More than 70 sunken ships and hundreds of anchors revealed Thonis-Heracleion as a bustling trade center on a par with Babylon and Pompeii. Underwater discoveries included figures of sphinxes and rulers, rings, coins, and a huge red granite statue of the Egyptian god Hapy, a symbol of abundance. Among other treasures were luxury Greek ceramics and 2,400-year-old wicker baskets filled with fruit.
How did this vibrant city vanish beneath the waves? Investigators believe a combination of earthquakes, accompanying tidal waves, and soft, liquefying soil led Thonis-Heracleion to sink under its own weight.
Alexandria, Egypt: epicenter of learning and culture
The Mediterranean port of Alexandria, on the edge of Egypt’s Nile Delta, was the most famous city founded by Alexander the Great, king of the ancient Greek kingdom of Macedon. Today, much of the old city has sunk into the wet ground and sits under roughly 20 feet of water. Established in 332 B.C. during Alexander's travels, the city was accessible to Mediterranean trade, quickly becoming a crossroads of learning and culture. Greek, Egyptian, and Jewish scholars mingled among Alexandria’s temples of learning.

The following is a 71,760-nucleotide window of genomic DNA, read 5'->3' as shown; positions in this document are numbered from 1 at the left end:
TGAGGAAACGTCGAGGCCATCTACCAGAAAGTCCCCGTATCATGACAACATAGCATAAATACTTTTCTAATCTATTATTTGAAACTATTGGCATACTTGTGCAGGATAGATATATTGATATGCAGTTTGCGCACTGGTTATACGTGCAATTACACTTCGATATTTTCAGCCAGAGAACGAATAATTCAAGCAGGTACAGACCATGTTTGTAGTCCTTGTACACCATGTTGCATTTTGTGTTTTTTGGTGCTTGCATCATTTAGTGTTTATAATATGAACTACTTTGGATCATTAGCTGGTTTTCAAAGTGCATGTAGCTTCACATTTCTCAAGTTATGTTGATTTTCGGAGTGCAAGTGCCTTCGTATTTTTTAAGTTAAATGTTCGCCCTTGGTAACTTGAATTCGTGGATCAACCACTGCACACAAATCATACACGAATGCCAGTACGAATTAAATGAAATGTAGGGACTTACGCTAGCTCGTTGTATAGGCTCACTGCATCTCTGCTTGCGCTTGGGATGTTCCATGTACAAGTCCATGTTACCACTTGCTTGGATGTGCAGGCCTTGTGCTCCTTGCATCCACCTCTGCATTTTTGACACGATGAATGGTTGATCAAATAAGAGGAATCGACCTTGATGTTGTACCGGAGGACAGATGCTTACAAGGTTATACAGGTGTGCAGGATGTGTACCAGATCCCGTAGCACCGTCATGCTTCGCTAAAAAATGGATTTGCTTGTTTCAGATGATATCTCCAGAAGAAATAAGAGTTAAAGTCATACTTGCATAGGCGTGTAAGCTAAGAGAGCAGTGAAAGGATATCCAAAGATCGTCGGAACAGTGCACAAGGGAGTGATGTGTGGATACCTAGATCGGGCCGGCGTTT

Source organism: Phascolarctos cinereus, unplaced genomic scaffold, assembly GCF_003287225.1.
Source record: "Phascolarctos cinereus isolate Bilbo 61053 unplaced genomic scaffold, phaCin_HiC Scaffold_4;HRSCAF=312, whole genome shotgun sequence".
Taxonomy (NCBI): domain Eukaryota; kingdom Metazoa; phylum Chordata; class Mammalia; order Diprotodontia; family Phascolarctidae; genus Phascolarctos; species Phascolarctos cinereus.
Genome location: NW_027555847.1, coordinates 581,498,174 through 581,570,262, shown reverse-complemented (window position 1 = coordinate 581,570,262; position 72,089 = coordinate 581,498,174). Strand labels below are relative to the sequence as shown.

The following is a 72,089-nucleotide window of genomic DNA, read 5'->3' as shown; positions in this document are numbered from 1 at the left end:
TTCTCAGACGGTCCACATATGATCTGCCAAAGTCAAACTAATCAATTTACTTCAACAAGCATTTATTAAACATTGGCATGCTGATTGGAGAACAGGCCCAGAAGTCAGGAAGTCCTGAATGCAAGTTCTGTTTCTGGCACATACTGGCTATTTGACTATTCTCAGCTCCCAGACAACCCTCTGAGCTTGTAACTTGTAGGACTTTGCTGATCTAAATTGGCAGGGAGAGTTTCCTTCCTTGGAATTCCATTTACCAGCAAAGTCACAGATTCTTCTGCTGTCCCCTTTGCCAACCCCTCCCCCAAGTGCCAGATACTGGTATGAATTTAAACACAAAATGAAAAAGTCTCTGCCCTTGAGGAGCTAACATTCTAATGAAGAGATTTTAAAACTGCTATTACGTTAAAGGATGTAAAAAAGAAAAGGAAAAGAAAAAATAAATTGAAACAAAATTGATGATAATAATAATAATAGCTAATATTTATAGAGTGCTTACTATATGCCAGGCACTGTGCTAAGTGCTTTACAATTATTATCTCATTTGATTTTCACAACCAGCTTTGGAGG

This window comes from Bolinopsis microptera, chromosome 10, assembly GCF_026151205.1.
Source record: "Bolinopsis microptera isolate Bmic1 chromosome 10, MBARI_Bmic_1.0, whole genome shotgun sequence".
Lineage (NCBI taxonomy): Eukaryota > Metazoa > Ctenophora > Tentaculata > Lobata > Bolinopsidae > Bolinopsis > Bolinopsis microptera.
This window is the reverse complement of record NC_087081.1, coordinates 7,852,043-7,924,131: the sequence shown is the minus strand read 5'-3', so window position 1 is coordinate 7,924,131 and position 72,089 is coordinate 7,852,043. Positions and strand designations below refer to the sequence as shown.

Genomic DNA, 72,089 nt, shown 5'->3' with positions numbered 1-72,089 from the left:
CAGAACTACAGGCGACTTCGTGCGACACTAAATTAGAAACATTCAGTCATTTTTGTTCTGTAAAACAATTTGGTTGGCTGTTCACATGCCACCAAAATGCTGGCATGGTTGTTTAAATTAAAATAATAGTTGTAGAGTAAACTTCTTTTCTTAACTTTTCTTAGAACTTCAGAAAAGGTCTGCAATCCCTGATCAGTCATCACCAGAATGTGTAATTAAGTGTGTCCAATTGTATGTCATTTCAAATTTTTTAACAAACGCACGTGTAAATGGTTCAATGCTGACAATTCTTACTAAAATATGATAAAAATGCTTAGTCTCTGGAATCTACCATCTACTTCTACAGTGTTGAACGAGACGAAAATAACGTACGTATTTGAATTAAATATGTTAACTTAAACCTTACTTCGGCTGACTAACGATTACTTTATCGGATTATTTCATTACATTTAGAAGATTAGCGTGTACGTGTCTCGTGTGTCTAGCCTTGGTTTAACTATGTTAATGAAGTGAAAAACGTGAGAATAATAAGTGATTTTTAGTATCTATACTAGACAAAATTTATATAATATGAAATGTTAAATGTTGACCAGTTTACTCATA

The Mouseion district included the Great Library, founded to collect, according to Aristeas, “all the books in the world.” (It was largely destroyed by fire during wars with Rome). Some of the greatest minds of the ancient world made their homes in Alexandria, including Euclid, Archimedes, and Ptolemy. It was from Alexandria that the geographer Eratosthenes first measured the dimensions of the Earth. Hundreds of scholars there produced the first translation of the Old Testament from Hebrew to Greek. Alexandria flourished until the seventh century A.D., when it fell to Persian and then Arab conquerors.